Please make sure that your receiving device (e.g. Samsung TV, LG TV, Chromecast, etc.) and Mac are connected to the same Wi-Fi network. If you have problems discovering your device, here are some troubleshooting tips that can help:
- Restart your router. Just unplug it from the power supply, wait 30 seconds, then plug it back in.
- Restart your device. Unplug it from the power supply for a full reboot. Please disconnect it from its power supply for at least 1 minute, then put it back in. Powering off your TV is NOT ENOUGH to do a full reboot.
- Make sure that your Mac and the receiving device are connected to the same Wi-Fi network, same router, and the same router channel. Some routers (dual band) have both a 2.4Ghz and a 5Ghz wireless network. So it’s important not to have your Mac on 5Ghz and the receiving device on 2.4Ghz or the other way around.
- Use an AC or N router. New routers support Wi-Fi AC & N, whereas old ones might only support Wi-Fi B and/or G. Wi-Fi B & G are not really up to modern networking tasks, so please use an AC or N router.
- In many cases the firewall on your computer may prevent the devices from communicating. Apple has provided instructions for allowing applications through the firewall. Consult the information here: http://support.apple.com/kb/ht1810
- With antivirus products, such as Norton, you may have to follow a similar process. It’s essential as antivirus apps often have their own firewalls and network traffic blockers. It’s easier to fully disable these apps while testing for connection, then re-enable and make adjustments later.
- The firewall on your router may prevent communication. Check out that your router is configured properly. Most home networks don’t need any special configuration, but sometimes you may need to change a setting or two on your router to allow media streaming on your network.
On older models of LG TVs, there is a similar setting that might be called DLNA DMR (Digital Media Renderer). Please set it to “ON” and keep it that way.
It might not work in such circumstance. Your Mac might be able to find the devices to which you want to stream on a different subnet, but the receiving device might not be able to get the video/audio stream from your Mac. In that case, please always make sure that your Mac and the receiving device are connected to the same subnet.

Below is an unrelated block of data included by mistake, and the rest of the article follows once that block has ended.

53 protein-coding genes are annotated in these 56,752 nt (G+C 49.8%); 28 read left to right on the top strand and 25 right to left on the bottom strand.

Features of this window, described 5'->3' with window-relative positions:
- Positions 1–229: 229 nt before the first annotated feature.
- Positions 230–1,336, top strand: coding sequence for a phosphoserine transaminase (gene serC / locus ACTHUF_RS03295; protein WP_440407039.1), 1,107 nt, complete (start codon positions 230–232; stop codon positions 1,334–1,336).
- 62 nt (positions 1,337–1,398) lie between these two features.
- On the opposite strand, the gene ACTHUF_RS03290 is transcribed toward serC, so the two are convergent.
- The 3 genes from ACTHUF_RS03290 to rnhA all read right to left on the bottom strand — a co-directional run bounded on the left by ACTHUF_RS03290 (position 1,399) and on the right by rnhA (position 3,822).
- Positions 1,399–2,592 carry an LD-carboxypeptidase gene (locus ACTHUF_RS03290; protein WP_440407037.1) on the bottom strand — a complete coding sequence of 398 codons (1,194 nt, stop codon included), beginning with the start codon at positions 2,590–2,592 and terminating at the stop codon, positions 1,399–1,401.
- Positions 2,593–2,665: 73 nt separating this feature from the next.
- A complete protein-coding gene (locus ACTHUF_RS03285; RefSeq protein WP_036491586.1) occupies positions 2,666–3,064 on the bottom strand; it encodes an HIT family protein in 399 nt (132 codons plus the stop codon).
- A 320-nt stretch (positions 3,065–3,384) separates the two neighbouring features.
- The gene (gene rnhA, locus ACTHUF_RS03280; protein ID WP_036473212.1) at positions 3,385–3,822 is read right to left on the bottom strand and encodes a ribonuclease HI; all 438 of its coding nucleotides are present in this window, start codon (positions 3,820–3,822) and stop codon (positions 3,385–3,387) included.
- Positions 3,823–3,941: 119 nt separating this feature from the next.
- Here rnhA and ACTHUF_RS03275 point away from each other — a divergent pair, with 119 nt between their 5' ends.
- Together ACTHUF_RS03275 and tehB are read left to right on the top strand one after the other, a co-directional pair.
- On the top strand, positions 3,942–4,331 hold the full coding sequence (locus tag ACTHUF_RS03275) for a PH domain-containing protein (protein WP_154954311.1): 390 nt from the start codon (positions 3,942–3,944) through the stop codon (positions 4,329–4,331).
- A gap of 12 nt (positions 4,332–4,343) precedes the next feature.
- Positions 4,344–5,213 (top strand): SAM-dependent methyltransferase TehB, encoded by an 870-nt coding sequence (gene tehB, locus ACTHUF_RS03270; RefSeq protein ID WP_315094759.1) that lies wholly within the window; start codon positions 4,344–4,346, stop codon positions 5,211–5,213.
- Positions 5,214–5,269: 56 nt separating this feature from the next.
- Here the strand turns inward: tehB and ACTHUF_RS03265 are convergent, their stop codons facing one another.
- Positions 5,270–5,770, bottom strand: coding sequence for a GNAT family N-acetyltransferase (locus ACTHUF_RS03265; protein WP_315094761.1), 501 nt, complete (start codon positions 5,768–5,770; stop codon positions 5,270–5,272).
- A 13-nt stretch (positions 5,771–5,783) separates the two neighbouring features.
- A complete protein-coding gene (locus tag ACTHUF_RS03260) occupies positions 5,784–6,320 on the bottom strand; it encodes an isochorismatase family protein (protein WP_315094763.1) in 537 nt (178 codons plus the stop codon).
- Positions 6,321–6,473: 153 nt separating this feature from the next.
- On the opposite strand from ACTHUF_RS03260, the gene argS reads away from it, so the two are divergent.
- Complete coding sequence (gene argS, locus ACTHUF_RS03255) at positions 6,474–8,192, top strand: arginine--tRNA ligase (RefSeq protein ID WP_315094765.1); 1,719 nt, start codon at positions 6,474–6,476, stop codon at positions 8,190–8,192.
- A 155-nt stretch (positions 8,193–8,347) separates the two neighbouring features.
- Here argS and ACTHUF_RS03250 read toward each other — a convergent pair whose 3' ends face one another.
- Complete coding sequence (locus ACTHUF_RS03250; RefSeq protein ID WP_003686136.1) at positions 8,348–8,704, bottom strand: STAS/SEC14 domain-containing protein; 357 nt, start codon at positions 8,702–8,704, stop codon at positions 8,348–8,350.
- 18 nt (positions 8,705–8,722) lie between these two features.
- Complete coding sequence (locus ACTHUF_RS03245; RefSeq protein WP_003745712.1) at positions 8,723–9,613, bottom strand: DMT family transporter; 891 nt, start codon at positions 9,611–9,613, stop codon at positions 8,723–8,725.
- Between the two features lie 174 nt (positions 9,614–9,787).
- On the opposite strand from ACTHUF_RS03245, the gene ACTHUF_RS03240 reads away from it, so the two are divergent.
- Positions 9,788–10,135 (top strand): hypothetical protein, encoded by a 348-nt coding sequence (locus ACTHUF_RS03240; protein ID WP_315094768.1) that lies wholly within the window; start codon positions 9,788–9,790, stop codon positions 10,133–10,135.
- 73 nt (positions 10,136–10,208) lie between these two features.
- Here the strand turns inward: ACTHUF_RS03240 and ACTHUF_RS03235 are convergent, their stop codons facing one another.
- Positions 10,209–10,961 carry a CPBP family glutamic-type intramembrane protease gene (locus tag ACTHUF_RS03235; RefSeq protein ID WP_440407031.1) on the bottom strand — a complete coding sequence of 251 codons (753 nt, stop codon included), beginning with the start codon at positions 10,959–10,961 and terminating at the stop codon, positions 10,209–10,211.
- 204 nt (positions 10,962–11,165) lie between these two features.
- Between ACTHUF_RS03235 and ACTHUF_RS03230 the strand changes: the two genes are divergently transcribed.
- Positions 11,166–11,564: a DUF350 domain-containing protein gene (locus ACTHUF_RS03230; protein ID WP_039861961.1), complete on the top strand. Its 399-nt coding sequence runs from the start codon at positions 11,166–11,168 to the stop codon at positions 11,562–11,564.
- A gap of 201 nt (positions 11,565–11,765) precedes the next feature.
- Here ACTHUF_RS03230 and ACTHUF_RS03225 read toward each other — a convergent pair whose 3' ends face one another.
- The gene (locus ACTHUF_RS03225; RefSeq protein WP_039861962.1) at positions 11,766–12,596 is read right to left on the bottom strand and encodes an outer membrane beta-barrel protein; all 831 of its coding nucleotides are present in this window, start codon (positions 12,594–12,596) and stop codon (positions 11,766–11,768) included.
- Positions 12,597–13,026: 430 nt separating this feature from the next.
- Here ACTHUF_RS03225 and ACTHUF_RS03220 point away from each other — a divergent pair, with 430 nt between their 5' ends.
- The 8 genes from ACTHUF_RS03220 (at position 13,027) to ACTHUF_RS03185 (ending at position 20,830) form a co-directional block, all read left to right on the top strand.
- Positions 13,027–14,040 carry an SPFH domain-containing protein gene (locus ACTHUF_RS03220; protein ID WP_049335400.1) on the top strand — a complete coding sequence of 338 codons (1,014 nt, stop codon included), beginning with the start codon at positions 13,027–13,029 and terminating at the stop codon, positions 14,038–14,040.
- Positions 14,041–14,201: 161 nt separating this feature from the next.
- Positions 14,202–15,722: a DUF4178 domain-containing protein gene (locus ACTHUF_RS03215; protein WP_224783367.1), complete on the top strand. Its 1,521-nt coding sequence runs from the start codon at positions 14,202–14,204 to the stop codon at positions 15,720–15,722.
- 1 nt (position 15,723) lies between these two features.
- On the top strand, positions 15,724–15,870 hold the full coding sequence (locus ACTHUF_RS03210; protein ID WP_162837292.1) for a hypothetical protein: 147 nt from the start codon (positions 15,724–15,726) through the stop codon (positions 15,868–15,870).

Yes, in the firewall settings, you should allow for incoming connections for the app. To make this change, go to System Preferences > Security & Privacy > Firewall:
Click on the lock to make changes and select Firewall Options.
Do not select “Block all incoming connections”. If you do this, the receiving device won’t be able to reach your Mac and start media streaming. Select “Allow incoming connections” for Elmedia Player.
To stream media files your Mac should be able to connect to the device you want to stream to and communicate with it. The receiving device should be able to communicate with your Mac, too. Some router settings may prevent from communication and lead to media streaming failure.
Check your router settings for the following points:
- Make sure that you have the latest firmware update for your router on the manufacturer’s website.
- If you have a dual band router, use separate names for the 2.4GHz and 5Ghz networks. Check out that both the Mac and the TV are connected to the same network. E.g. if your Mac computer is on 2.4Ghz, the receiving device should also be on 2.4Ghz.
- In case your router has MAC address filtering, add the MAC address of the receiving device to the list of filtered devices.
- Disable Access Point/Client isolation on your router.
- Disable IGMP Proxy on your router.
- Disable any Virtual Private Networks (VPNs) or proxy servers on your router and/or computer.
- Enable UPnP/Multicast on your router.
- Enable IGMP on your router.